Categories > Original > Essay > Reasons I Will Not Give Your Story a Chance

First Chapters and the Rest of Your Story

by HatedLove6 0 reviews

First chapters.

Category: Essay - Rating: G - Genres: Humor - Published: 2022-09-25 - 3952 words - Complete

Now we finally get to the first chapter. Now, when I say "first chapter," I do mean the first chapter, but I also sometimes—not always—tend to look at a future chapter to see if these kinds of things persist. If they do, I back out immediately without another thought.

The First Chapter has Character Sheets.

I don't care if you have character sheets or bios or profiles or outlines or mood boards or just whatever, as long as you don't put them in the first chapter, or in the middle of your story. It tells me that you let the character sheets do the introducing, developing, and describing for you. Not good. Either put them in a separate book or journal entry or put them at the very end, after your story is completed.

The First Chapter is an Author's Note.

It's one thing if you're explaining how to read Choose Your Own Adventure, or Who Would You Fall For, just in case some readers have never encountered interactive stories before, or you're putting up a disclaimer chapter detailing all the warnings, story types or any other information that may be "triggering," but it's another thing entirely if you created a chapter just to say hi to your readers and tell us how you're doing or just telling us anything unrelated to the story. This redundant information also includes updated schedules for me because I never pay attention to that. You update whenever you update, and it's whatever. I don't want to know because it's a disappointment for me when a writer promises an update on a certain day, and then they're late or they never get around to it, but that's my personal bug to live with; other readers may like to know the update schedule. I do not.

The First Chapter is a Prologue or a Preface, But it Actually Isn't.

Prefaces are different from prologues, and prologues and prefaces are different from the rest of the story. If your prologue may as well be the first chapter, just say it's the first chapter. Prologues or prefaces don't make your story fancy or anything—if anything it's more work. A preface is basically a formal introduction to the story in your voice, not the character or third-person narrators. You basically state a little about your story such as why you wrote it, how you got your inspiration for it, your growing concerns that are prevalent in the story compared to real life, along with who the book is for. A prologue is also sort of like an introduction, except that it is part of the story and advances the plot. The information given in the prologue is part of the story in a way that, without it, it couldn't be mentioned anywhere else in the book without it being awkward, and, yet, this piece of information is necessary. Unlike a preface, the prologue is treated as a scene where any character, including third-person, can narrate it, even if the rest of the book is written in another person or tense. This also means that, if you decide to have a prologue, you have to hook your readers in the prologue, and then hook them in again in the first chapter. Harry Potter and the Sorcerer's Stone's (J. K. Rowling) first chapter could have been an excellent prologue, but because she was a new writer, and publishers usually don't like to see prologues from new writers, was stuck as a first chapter instead of a prologue.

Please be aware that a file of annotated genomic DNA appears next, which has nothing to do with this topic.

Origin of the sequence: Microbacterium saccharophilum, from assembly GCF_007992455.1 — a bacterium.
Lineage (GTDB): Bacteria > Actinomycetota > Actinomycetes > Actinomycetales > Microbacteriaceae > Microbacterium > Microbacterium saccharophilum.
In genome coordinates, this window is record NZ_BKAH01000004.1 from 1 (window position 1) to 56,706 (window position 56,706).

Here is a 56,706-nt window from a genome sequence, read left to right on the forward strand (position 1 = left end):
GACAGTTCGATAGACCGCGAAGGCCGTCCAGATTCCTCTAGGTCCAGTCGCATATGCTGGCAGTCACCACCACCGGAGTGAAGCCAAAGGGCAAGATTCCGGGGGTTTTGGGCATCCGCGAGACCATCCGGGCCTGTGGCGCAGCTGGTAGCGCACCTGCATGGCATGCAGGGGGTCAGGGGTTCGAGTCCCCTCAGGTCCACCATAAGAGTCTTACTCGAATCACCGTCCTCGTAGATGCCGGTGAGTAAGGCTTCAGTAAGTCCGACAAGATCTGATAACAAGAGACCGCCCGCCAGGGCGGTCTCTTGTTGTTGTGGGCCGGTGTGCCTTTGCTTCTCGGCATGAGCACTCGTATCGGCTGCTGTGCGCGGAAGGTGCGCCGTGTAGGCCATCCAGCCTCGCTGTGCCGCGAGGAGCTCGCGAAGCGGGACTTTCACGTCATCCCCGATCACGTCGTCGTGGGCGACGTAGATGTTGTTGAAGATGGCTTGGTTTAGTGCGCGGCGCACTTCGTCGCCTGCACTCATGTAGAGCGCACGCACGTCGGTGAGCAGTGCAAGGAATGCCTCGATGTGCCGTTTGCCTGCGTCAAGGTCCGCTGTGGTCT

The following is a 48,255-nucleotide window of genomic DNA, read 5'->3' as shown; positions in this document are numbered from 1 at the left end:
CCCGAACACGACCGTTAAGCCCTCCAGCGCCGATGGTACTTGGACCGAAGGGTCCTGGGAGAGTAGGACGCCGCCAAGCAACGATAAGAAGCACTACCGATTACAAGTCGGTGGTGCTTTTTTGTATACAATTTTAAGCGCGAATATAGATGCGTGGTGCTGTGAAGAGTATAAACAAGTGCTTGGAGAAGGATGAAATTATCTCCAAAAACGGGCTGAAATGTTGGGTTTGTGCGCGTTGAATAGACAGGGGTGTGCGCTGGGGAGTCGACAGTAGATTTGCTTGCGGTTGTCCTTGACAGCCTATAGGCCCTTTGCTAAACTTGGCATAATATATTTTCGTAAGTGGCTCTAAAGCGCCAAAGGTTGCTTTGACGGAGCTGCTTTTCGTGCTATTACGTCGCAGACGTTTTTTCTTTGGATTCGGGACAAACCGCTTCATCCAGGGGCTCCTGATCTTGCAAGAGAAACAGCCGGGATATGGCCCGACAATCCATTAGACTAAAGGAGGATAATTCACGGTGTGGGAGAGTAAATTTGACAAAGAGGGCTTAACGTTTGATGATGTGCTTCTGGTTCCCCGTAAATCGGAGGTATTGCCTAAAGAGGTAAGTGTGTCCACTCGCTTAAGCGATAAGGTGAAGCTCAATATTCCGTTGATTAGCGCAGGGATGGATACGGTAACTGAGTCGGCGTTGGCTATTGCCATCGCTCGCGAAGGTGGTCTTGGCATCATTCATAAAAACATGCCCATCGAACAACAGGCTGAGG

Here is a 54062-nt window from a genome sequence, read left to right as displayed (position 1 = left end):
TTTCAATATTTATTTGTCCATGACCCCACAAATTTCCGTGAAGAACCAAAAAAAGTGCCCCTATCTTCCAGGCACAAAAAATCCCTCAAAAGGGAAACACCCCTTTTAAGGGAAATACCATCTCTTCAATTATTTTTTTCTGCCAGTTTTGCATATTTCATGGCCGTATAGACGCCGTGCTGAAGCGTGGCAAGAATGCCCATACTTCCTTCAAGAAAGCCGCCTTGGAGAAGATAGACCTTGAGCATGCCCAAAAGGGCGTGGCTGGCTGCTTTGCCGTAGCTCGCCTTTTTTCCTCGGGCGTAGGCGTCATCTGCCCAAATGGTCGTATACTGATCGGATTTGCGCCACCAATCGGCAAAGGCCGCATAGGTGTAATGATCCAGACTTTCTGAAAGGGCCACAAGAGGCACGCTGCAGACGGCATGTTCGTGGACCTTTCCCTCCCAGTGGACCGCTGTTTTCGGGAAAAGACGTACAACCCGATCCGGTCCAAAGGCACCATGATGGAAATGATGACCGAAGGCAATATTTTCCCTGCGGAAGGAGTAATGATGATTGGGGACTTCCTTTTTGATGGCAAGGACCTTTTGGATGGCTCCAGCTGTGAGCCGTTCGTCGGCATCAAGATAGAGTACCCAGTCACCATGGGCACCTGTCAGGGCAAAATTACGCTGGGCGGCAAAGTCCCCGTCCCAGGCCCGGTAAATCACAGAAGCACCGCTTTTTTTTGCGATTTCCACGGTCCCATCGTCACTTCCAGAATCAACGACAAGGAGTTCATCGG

The First Chapter Doesn't Have Paragraphs.

Seriously. If I see that it's one huge block of text or huge sections of text, and then I see this continued in other chapters, I'm not reading the story. I know I like big paragraphs, but some of these stories are just ridiculous, especially when I can see that most of it is a conversation between two or more characters, and there's no separation of any kind (which is another complaint further down the list). And when I say "block of text" I also mean paragraphs with no indentations or skipped lines.

You have this sentence.

Then you have this sentence.

Neither have indentations.

None of them have skipped lines between them either.

And what if there are indentations, but it's hardly noticeable?

I'm still not going to read it.

I'm a chalkboard person, which means I see better with a dark background and light font, and I find that I can concentrate on a story longer. Preferably, I would have skipped lines than indentations when I'm reading on a screen, dark or light background, but I can give a story a chance if their story is indented (in an easily noticeable way). So when I'm on a screen that's white with darker font, and then I see it's just huge blocks of text, no matter how big the font is, I'm going to skip your story altogether. It's a huge error to miss, which I don't care if you're on your mobile or whatever (you need to check for this!), and because of these conditions on this site, I don't have the patience or time to sort through your story. And even if this site had a dark background and light font, I would still skip it.